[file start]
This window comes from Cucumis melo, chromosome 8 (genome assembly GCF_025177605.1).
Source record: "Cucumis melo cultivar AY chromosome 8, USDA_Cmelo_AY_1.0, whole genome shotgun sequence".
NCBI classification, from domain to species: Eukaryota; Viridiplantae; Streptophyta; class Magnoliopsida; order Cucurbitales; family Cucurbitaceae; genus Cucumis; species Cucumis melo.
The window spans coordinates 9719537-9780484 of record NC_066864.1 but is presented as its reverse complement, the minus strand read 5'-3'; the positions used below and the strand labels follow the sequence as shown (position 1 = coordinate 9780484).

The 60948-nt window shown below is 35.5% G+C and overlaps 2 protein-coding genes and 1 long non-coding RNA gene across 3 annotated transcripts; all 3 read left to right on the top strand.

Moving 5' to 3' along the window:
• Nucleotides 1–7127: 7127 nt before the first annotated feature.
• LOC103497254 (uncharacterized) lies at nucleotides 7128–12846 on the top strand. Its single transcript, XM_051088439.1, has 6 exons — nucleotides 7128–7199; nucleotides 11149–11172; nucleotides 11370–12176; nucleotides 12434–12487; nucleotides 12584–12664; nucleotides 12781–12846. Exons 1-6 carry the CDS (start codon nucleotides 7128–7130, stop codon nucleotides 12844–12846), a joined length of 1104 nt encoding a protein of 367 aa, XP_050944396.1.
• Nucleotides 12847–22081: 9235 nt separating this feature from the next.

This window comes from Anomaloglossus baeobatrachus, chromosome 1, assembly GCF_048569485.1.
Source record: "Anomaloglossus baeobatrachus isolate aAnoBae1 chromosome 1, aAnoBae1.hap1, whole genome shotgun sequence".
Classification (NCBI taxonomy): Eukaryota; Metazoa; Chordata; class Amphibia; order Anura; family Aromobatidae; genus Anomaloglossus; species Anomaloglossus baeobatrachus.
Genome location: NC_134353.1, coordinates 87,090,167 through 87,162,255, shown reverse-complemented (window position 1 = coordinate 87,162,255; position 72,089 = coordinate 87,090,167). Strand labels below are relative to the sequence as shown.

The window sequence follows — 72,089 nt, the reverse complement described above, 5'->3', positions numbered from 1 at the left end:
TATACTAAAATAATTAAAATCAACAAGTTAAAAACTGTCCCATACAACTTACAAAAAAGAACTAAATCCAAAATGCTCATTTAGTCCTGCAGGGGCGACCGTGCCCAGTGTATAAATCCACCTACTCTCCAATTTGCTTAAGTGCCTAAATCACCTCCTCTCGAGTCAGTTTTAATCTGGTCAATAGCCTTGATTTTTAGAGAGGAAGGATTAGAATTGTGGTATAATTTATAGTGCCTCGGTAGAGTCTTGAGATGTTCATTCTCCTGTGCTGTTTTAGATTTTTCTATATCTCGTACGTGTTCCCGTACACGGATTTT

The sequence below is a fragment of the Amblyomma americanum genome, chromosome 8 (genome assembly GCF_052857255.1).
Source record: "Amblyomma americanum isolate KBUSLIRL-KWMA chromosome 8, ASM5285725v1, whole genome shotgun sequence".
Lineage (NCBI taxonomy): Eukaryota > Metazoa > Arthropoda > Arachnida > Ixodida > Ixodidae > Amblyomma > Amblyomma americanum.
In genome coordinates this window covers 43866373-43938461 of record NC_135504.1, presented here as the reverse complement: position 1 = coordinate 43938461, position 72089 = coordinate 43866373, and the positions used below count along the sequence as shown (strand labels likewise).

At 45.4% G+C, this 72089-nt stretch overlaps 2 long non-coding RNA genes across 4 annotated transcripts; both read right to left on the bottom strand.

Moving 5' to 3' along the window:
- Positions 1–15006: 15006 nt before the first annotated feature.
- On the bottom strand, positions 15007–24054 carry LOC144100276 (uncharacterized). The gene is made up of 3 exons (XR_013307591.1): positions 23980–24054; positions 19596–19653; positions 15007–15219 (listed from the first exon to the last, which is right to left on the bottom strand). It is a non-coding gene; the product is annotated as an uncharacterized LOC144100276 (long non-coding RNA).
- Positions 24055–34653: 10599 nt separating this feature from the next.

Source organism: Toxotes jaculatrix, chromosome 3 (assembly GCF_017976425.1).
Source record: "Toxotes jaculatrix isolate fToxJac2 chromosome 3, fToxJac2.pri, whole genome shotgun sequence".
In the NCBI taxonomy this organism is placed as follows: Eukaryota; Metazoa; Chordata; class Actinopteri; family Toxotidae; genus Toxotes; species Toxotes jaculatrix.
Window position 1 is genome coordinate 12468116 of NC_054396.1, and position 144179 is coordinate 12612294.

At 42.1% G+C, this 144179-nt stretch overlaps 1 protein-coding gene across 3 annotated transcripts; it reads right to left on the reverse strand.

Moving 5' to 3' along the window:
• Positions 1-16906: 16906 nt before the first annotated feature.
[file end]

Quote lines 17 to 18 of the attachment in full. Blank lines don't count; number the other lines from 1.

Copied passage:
Source record: "Amblyomma americanum isolate KBUSLIRL-KWMA chromosome 8, ASM5285725v1, whole genome shotgun sequence".
Lineage (NCBI taxonomy): Eukaryota > Metazoa > Arthropoda > Arachnida > Ixodida > Ixodidae > Amblyomma > Amblyomma americanum.